Fandom: House MD
Pairings: Chase/Wilson, Cameron/Foreman
Challenge/Prompt: fanfic100, 032. Sunset
Summary: Crackfic for me. Chase and Wilson have been broken up for years but meet again at Cameron and Foreman’s wedding.
Author’s Notes: Not nearly as well written as it ought to be. On the other hand, I enjoyed writing it. So; crap, but it makes me happy.
House is, upon closer inspection, reading a Sin City graphic novel, leaning it against the back of the pew in front, free hand fiddling with his collar. Robert reads it over his shoulder for a couple of pages, and then feels mildly guilty and tears his eyes away.
Cameron- he supposes he should think of her as Allison now, but whatever- is looking radiant, with a white veil frothing down her back and a white dress that is vaguely reminiscent of a meringue, but with beading. Foreman-or Eric- can’t stop staring at his bride, like he’s afraid she’ll vanish if he takes his eyes away. Robert studies the ceiling while the vows are said, because although it’s rude, it’s less rude than reading A Dame To Kill For.
It looks like Allison has invited everyone she’s ever met to this wedding (he’s frankly surprised not to have run into Stacy), and Robert did think for a while about not dragging his sorry ass back from Australia just to wear a suit for a couple of hours and attempt to look happy, but on the other hand it would still be a little like kicking a puppy. So he got a plane ticket and obediently dry cleaned his best suit and came back to America to watch his two ex-colleagues tie the knot.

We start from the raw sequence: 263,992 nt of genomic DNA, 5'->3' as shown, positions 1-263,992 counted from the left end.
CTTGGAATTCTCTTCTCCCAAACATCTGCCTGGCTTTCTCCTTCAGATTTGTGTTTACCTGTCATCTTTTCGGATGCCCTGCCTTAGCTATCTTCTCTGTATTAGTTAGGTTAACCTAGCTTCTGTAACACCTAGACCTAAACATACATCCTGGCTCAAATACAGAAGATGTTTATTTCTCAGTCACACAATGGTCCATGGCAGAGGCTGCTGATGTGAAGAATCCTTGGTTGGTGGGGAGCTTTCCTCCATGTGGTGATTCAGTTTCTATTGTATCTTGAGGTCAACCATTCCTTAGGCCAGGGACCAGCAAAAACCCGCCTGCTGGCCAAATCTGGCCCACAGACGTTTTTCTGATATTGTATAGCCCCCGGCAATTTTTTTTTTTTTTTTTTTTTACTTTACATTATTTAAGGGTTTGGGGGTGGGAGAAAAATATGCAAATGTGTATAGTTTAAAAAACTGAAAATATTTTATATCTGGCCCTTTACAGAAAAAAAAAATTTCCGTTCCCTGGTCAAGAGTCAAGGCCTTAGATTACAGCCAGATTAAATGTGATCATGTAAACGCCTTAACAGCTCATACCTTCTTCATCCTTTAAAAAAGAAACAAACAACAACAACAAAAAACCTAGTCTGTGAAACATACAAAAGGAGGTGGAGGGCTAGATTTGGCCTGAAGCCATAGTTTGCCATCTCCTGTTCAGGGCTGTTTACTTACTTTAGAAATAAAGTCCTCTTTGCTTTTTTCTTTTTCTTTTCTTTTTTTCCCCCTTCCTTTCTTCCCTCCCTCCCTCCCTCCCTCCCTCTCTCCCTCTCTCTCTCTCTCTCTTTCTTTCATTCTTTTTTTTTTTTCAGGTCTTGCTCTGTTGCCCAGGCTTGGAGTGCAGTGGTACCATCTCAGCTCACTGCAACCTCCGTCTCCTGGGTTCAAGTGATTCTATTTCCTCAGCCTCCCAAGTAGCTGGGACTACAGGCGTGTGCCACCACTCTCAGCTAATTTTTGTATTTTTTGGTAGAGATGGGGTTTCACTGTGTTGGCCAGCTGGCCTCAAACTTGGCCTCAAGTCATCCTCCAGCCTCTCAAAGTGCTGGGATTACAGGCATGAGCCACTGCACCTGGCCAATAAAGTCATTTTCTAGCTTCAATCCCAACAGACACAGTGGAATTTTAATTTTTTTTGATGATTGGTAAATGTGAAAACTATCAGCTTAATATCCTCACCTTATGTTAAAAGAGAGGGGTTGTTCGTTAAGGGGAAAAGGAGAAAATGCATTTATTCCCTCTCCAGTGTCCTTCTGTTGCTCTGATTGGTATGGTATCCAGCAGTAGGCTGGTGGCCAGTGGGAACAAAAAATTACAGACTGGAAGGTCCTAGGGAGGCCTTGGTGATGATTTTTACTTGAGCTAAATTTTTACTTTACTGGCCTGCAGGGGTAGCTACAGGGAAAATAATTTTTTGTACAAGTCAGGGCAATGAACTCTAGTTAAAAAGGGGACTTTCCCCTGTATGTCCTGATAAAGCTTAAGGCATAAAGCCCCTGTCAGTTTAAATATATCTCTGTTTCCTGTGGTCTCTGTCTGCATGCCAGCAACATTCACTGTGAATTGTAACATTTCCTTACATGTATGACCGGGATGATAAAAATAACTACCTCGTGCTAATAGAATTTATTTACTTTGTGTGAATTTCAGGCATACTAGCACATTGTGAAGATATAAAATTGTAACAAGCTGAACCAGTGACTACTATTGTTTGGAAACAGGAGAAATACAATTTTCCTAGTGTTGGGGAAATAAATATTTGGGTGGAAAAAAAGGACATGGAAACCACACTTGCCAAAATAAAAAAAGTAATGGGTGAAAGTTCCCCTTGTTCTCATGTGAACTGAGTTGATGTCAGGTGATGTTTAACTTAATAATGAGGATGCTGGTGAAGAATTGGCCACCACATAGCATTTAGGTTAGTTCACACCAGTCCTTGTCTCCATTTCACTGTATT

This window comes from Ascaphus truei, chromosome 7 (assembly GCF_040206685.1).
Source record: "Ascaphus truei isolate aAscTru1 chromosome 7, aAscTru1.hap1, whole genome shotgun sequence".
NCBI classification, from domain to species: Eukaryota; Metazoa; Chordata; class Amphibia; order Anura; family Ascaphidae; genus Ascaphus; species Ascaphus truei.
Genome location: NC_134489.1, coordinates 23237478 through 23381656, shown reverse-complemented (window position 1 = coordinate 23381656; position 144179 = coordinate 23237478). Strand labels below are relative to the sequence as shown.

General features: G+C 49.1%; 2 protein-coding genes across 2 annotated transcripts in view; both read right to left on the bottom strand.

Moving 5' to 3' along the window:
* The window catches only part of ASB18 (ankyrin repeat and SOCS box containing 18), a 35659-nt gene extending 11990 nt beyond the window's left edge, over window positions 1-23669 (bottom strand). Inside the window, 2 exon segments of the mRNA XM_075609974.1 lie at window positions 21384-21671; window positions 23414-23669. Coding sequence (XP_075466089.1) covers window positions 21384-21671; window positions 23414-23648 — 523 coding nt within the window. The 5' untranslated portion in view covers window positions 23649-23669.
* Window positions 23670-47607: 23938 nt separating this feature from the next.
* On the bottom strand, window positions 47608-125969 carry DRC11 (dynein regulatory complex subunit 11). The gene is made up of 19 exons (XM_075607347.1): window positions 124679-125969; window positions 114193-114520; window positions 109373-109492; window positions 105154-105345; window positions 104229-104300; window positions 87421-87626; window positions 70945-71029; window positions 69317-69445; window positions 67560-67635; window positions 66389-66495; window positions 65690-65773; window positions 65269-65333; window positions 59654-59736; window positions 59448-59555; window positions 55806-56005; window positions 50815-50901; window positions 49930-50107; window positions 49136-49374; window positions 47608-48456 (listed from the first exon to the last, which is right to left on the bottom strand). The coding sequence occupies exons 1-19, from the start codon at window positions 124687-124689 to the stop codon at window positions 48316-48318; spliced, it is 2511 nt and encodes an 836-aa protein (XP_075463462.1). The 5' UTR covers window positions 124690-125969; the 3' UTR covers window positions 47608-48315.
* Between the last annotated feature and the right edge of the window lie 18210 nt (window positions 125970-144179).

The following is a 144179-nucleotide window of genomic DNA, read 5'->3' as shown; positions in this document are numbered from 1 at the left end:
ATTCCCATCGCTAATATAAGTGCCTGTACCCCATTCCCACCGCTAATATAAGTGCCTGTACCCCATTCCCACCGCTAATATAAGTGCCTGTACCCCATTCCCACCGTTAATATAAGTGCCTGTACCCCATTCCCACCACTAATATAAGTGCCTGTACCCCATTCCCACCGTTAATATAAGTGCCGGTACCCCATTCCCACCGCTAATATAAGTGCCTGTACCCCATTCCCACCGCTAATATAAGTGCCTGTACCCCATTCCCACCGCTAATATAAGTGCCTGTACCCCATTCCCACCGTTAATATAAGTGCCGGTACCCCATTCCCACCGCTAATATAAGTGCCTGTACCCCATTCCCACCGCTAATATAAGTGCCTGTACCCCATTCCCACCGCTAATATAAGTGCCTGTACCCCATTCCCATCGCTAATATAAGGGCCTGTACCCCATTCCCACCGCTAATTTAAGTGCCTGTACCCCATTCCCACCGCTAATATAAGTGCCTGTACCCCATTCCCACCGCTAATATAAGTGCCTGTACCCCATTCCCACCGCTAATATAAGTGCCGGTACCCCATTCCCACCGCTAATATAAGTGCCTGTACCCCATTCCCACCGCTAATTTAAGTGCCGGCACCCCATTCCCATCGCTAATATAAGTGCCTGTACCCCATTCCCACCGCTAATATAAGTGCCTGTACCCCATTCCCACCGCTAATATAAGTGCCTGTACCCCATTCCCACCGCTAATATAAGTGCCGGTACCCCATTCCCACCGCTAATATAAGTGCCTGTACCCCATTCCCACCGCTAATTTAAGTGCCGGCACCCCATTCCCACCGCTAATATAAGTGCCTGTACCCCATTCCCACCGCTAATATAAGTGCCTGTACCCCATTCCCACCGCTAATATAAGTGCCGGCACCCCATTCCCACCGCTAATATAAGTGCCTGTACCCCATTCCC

There are lots of reasons as to why he didn’t want to come back here, but Robert carefully doesn’t think about any of those. Instead, he focuses on light and colour and the happy sounds of the other guests. The soft sound of House turning pages. Is he jealous? Robert doesn’t want to and will never know.
Instead he concentrates on the little things, because it’s easier to watch light play on the floor and off the silk of Ca-Allison’s dress than to think about anything else.
At the reception, Robert drinks far too much champagne until the whole world goes a little bit bubbly around the edges. He carefully doesn’t mention things like the needle-stick incident where Foreman essentially tried to kill Cameron, has long, rambling conversations with people he’s never met before, and avoids people he actually does know like the plague.